By Stacy Palen
Just in time for the close of the semester, we get a present from NASA! According to this article on NPR, the Parker Solar Probe has arrived at the Sun, and it’s sending us back some big surprises.
Here are some questions, inspired by the Parker Solar Probe’s recent discoveries, that you can ask your students:
1) In 2025, the Parker Solar Probe will come within 4 million miles of the Sun, which is 1/10 the orbital distance of Mercury. To date, it has passed within about 15 million miles from the Sun (almost 4/10 the orbital distance of Mercury). Make a sketch of the Sun and the orbit of Mercury, and then draw circles that show the closest distance of the Parker Solar Probe so far, and its distance in 2025.
Answer: A sketch.
2) The Parker Solar Probe has observed unexpected spikes in the flow of solar wind, where its speed suddenly increases by 300,000 miles an hour, which is nearly double its normal, steady speed. These spikes last for varying amounts of time, from a few seconds to hundreds of seconds. Convert this information into a graph of the speed versus time for an outflow over five minutes of observation. Assume that two spikes occur, one of 5 seconds and one of 100 seconds.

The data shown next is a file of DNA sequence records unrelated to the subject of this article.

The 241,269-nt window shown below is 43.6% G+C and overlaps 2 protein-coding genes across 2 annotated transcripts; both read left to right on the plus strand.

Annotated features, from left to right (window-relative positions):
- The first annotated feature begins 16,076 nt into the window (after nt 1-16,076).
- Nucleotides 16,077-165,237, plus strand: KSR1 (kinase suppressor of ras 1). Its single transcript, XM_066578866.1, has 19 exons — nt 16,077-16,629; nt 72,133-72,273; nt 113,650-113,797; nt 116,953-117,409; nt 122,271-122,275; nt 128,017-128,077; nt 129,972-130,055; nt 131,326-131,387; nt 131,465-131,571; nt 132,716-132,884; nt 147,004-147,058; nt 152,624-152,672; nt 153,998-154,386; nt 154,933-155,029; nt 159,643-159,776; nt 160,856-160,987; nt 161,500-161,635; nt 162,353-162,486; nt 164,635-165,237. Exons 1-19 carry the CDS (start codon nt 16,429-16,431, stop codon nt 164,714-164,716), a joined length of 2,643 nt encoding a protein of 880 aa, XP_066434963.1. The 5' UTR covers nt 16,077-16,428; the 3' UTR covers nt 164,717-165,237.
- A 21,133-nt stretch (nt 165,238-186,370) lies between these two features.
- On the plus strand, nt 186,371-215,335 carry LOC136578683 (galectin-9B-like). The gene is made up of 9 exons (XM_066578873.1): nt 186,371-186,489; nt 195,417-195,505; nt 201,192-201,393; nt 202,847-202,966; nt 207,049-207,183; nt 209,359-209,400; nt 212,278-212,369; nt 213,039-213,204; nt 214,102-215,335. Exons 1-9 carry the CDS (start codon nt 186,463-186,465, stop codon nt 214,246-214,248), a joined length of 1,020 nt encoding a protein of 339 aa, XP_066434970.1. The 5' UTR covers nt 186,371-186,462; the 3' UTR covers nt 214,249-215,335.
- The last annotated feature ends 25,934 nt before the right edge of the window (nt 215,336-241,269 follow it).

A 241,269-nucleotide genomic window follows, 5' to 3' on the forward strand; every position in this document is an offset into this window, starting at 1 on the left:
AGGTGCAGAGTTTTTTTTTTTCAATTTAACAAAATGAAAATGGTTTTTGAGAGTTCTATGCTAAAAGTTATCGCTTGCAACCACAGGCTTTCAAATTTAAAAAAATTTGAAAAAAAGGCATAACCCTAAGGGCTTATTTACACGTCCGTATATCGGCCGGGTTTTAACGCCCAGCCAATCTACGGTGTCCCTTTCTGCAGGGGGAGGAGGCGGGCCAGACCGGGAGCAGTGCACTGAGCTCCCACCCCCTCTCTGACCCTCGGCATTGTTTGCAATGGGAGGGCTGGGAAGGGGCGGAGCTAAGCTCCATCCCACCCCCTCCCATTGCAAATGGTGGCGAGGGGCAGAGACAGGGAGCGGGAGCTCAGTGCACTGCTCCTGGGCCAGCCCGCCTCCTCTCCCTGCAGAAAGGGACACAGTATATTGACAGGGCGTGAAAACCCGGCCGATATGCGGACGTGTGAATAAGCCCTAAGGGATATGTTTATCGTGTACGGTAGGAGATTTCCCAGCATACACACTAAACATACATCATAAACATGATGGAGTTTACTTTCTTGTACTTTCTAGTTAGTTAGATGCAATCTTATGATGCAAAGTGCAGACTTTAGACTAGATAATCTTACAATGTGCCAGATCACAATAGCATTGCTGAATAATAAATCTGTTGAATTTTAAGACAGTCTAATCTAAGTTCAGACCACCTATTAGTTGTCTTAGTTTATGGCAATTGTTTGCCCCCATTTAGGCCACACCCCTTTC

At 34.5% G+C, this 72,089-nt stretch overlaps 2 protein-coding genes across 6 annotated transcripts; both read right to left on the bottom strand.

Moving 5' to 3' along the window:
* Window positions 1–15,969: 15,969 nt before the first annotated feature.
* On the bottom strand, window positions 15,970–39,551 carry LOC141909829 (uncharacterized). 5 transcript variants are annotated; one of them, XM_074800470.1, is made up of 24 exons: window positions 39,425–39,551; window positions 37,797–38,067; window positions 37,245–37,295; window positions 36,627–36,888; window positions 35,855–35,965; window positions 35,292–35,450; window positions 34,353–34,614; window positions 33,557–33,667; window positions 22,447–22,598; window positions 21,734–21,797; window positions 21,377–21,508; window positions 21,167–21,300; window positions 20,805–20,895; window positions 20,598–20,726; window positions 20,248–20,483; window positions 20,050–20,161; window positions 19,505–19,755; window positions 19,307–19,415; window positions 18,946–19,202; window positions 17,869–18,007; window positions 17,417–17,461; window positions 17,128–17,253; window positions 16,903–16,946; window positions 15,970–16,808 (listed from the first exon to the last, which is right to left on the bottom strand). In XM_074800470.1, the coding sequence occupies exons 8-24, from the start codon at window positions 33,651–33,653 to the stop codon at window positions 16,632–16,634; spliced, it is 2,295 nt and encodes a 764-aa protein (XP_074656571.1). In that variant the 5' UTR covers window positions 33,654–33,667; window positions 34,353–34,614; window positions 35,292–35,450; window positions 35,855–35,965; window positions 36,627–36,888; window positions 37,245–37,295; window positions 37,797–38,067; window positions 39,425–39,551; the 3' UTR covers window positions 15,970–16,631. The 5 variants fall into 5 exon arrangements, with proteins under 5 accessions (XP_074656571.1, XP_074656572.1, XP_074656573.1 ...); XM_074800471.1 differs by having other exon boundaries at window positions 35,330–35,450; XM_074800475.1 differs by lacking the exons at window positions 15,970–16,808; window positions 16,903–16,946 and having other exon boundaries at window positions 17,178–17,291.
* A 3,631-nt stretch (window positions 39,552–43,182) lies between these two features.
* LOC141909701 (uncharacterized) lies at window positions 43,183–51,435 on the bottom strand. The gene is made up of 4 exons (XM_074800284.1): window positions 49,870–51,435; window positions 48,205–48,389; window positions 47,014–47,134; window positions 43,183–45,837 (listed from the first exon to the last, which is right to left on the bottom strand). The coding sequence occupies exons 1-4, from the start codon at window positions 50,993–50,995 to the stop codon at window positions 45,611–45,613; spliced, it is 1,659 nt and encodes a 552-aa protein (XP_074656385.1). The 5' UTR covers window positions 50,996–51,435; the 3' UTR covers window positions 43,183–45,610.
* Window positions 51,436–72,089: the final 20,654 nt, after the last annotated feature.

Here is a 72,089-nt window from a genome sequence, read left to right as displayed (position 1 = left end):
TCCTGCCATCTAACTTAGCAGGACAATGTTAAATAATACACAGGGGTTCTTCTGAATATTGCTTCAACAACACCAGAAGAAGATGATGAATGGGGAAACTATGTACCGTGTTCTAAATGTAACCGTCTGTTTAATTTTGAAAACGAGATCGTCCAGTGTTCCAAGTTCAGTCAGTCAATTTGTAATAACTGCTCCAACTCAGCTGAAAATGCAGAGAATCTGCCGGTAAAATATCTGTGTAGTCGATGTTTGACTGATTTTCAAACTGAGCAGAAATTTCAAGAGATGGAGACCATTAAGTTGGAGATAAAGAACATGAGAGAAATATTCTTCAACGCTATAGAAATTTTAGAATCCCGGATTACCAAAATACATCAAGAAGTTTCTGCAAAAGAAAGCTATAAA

Answer: A graph.
3) The Parker Solar Probe may answer a question that’s been around for decades called the “solar corona problem.” From the context of the article, or from some general research on Google, describe this problem in your own words.
Answer: Why is the corona so hot?
4) The article repeatedly mentions that the magnetic field “flips” without thoroughly explaining this process. What exactly does this flipping of the Sun’s magnetic fields mean?
Answer: This means that the north end of the magnetic field switches locations with the south end.
5) Why did astronomers think that their equipment might be malfunctioning?
Answer: Because the changes in the speed and direction of the magnetic field were happening much faster than expected.